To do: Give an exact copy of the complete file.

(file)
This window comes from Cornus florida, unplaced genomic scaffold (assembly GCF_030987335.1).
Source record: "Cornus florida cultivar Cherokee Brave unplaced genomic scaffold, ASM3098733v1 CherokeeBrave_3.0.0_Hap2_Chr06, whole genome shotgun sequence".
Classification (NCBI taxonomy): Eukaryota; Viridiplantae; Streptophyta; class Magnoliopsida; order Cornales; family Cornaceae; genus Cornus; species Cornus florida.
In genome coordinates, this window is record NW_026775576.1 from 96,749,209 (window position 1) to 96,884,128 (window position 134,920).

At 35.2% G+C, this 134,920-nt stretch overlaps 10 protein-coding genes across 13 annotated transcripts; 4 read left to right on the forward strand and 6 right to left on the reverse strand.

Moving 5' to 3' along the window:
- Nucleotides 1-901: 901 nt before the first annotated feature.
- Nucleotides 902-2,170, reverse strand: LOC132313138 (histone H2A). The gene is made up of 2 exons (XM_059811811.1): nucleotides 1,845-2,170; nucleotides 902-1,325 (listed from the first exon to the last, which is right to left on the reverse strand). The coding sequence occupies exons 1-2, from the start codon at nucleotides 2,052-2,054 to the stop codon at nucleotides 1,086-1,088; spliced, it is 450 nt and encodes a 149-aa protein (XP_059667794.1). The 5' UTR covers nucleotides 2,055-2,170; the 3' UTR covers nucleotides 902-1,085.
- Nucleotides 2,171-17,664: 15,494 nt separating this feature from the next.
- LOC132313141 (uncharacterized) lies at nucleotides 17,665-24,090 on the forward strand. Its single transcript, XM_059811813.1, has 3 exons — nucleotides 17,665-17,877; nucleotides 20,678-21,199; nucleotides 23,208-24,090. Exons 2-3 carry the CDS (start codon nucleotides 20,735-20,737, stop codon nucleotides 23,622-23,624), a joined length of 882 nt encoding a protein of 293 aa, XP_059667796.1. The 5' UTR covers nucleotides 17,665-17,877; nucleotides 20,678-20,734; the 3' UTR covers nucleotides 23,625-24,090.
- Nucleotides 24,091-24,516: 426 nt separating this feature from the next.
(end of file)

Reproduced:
This window comes from Cornus florida, unplaced genomic scaffold (assembly GCF_030987335.1).
Source record: "Cornus florida cultivar Cherokee Brave unplaced genomic scaffold, ASM3098733v1 CherokeeBrave_3.0.0_Hap2_Chr06, whole genome shotgun sequence".
Classification (NCBI taxonomy): Eukaryota; Viridiplantae; Streptophyta; class Magnoliopsida; order Cornales; family Cornaceae; genus Cornus; species Cornus florida.
In genome coordinates, this window is record NW_026775576.1 from 96,749,209 (window position 1) to 96,884,128 (window position 134,920).

At 35.2% G+C, this 134,920-nt stretch overlaps 10 protein-coding genes across 13 annotated transcripts; 4 read left to right on the forward strand and 6 right to left on the reverse strand.

Moving 5' to 3' along the window:
- Nucleotides 1-901: 901 nt before the first annotated feature.
- Nucleotides 902-2,170, reverse strand: LOC132313138 (histone H2A). The gene is made up of 2 exons (XM_059811811.1): nucleotides 1,845-2,170; nucleotides 902-1,325 (listed from the first exon to the last, which is right to left on the reverse strand). The coding sequence occupies exons 1-2, from the start codon at nucleotides 2,052-2,054 to the stop codon at nucleotides 1,086-1,088; spliced, it is 450 nt and encodes a 149-aa protein (XP_059667794.1). The 5' UTR covers nucleotides 2,055-2,170; the 3' UTR covers nucleotides 902-1,085.
- Nucleotides 2,171-17,664: 15,494 nt separating this feature from the next.
- LOC132313141 (uncharacterized) lies at nucleotides 17,665-24,090 on the forward strand. Its single transcript, XM_059811813.1, has 3 exons — nucleotides 17,665-17,877; nucleotides 20,678-21,199; nucleotides 23,208-24,090. Exons 2-3 carry the CDS (start codon nucleotides 20,735-20,737, stop codon nucleotides 23,622-23,624), a joined length of 882 nt encoding a protein of 293 aa, XP_059667796.1. The 5' UTR covers nucleotides 17,665-17,877; nucleotides 20,678-20,734; the 3' UTR covers nucleotides 23,625-24,090.
- Nucleotides 24,091-24,516: 426 nt separating this feature from the next.